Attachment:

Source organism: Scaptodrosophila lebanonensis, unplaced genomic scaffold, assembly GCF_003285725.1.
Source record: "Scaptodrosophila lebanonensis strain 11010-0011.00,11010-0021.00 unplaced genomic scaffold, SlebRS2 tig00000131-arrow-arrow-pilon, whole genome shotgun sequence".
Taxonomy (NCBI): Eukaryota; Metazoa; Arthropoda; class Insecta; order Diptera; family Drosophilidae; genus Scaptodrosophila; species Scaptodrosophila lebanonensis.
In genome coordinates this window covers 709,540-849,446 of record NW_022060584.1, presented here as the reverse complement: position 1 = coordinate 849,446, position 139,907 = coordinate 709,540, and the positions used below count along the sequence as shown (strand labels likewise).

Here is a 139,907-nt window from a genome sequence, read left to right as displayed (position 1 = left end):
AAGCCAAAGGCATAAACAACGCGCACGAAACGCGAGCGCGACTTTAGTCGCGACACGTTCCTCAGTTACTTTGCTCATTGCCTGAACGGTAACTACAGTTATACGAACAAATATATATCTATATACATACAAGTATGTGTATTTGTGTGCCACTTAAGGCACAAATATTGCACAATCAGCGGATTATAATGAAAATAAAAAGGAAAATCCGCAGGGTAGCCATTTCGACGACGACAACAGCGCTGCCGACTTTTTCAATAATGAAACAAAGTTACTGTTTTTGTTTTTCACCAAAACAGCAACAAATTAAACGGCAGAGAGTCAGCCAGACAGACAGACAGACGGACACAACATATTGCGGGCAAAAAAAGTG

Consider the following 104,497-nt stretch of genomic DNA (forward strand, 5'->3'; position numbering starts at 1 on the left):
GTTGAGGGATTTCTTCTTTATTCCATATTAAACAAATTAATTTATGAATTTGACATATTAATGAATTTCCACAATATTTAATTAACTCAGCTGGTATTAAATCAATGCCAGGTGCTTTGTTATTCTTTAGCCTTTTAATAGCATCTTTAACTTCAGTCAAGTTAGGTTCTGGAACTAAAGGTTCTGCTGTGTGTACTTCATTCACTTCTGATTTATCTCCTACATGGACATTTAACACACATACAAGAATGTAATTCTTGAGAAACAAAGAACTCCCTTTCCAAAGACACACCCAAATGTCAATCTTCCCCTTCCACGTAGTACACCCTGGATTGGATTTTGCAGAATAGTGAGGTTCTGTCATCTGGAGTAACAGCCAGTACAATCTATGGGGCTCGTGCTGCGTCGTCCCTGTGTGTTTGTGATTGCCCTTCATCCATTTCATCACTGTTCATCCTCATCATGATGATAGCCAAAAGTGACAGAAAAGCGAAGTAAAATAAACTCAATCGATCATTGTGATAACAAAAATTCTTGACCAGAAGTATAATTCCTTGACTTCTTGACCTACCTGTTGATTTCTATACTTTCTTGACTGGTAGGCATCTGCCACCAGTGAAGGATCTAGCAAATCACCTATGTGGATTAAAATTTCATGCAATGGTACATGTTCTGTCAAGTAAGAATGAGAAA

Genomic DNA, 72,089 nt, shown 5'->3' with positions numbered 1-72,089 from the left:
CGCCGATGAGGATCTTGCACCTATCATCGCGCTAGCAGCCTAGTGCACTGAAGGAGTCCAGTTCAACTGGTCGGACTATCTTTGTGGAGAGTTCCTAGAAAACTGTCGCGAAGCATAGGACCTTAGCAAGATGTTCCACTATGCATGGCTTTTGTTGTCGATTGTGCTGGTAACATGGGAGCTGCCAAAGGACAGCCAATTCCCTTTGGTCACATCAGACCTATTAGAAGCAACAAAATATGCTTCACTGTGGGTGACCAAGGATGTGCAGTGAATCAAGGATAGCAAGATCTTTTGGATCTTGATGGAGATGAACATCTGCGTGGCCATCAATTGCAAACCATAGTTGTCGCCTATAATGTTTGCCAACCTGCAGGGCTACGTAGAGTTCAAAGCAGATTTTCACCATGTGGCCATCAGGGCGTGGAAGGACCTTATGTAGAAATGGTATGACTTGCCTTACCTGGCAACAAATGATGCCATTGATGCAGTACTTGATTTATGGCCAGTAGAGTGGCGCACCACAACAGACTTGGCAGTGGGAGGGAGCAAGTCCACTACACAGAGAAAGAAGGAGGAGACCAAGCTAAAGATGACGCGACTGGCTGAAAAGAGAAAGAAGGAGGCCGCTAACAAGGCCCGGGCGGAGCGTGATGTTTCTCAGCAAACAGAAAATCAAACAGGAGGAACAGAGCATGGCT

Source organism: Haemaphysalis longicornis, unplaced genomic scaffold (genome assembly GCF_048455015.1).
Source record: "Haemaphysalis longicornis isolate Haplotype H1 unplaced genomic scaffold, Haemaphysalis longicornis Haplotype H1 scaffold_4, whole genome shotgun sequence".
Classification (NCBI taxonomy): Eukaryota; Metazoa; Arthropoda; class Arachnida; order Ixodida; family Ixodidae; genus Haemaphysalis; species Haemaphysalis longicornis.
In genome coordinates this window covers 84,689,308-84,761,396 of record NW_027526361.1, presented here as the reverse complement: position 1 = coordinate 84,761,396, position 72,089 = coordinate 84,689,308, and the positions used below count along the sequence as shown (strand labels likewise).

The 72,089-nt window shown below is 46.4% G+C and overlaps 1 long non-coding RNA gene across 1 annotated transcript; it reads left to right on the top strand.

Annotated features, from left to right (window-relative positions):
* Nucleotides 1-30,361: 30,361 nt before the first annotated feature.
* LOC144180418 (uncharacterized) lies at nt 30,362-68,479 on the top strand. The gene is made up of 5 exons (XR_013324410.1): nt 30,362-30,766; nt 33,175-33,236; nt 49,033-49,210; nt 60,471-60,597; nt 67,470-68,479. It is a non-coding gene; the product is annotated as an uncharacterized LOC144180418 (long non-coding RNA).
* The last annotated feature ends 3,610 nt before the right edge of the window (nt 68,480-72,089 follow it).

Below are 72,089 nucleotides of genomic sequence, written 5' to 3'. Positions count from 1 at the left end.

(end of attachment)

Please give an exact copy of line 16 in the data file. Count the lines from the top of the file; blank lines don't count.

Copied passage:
Annotated features, from left to right (window-relative positions):